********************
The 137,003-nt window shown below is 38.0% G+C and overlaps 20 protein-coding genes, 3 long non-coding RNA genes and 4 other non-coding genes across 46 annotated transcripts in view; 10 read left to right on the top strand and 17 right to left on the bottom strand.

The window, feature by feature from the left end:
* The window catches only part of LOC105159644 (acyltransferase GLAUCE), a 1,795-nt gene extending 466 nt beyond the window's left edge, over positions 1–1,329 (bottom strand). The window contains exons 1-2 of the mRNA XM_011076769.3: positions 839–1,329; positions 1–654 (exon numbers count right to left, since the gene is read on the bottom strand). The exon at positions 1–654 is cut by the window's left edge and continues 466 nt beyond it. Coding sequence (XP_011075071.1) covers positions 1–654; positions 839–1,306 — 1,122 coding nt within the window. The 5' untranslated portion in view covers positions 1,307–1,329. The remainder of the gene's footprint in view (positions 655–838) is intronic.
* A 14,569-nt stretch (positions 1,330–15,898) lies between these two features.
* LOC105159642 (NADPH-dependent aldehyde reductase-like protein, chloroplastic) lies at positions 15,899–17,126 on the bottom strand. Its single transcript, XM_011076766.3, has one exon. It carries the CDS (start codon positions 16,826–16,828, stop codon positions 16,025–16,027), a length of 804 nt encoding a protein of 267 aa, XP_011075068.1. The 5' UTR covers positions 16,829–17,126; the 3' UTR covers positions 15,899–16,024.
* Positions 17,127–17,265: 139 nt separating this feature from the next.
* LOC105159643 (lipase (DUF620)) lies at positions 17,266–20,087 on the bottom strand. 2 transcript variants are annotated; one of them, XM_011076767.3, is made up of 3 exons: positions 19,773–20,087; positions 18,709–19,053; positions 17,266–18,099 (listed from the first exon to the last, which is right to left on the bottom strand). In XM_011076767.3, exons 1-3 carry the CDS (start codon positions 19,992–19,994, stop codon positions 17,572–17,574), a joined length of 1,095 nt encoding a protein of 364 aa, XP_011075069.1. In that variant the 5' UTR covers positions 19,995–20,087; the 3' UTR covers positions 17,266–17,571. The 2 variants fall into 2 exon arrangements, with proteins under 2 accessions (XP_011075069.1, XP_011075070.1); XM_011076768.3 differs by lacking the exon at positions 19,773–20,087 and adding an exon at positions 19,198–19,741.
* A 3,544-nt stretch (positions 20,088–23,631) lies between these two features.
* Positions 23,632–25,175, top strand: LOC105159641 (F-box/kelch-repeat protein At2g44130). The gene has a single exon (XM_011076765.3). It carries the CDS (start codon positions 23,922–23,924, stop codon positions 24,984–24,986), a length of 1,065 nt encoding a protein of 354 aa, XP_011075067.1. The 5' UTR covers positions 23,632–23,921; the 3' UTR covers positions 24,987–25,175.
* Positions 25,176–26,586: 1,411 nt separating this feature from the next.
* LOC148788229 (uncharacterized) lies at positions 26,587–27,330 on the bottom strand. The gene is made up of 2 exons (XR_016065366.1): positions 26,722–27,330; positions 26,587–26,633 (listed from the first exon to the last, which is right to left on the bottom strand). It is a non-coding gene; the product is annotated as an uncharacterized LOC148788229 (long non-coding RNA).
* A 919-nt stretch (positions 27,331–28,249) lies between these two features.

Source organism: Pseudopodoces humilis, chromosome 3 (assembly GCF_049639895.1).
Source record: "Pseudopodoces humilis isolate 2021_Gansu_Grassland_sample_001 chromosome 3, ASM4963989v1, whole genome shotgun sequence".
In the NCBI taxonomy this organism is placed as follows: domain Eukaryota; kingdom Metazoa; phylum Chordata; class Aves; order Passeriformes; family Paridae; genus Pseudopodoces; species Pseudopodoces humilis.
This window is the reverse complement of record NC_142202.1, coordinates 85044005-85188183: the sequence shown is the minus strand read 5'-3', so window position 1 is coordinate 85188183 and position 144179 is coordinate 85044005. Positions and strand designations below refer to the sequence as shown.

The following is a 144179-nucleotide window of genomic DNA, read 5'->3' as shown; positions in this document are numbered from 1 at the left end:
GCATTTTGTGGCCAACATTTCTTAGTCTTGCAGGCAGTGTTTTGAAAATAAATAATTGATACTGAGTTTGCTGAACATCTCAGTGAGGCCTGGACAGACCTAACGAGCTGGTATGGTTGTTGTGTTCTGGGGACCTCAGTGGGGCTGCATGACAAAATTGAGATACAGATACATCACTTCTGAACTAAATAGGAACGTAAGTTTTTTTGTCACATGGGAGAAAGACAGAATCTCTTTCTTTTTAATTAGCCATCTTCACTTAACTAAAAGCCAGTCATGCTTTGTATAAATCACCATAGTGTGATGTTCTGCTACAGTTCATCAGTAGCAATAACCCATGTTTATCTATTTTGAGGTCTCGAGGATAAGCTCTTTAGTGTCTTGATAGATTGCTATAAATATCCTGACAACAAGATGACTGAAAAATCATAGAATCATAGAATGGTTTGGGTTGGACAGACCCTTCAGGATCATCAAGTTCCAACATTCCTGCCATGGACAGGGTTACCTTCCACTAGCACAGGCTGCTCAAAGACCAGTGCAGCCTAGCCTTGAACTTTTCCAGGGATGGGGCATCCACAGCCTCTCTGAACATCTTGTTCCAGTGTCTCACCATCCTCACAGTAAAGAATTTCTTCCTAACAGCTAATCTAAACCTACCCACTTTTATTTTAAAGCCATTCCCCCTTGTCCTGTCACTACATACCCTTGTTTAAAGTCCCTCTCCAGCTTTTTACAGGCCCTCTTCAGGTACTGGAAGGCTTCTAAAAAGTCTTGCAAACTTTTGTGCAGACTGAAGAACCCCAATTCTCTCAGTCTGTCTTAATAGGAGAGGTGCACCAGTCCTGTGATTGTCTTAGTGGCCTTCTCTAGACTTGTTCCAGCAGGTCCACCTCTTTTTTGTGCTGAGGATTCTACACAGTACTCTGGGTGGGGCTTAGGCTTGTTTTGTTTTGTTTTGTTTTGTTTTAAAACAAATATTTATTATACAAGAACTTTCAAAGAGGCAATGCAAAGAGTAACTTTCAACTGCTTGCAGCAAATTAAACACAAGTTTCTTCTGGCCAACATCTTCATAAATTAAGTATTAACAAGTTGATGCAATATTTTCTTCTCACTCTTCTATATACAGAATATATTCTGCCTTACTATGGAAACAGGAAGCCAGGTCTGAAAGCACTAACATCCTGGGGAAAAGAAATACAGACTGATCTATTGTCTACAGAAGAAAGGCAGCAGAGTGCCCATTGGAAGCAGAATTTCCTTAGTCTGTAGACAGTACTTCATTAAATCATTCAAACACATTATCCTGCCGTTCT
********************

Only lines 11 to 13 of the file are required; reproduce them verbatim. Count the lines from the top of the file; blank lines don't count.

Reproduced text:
* LOC148788229 (uncharacterized) lies at positions 26,587–27,330 on the bottom strand. The gene is made up of 2 exons (XR_016065366.1): positions 26,722–27,330; positions 26,587–26,633 (listed from the first exon to the last, which is right to left on the bottom strand). It is a non-coding gene; the product is annotated as an uncharacterized LOC148788229 (long non-coding RNA).
* A 919-nt stretch (positions 27,331–28,249) lies between these two features.

Source organism: Pseudopodoces humilis, chromosome 3 (assembly GCF_049639895.1).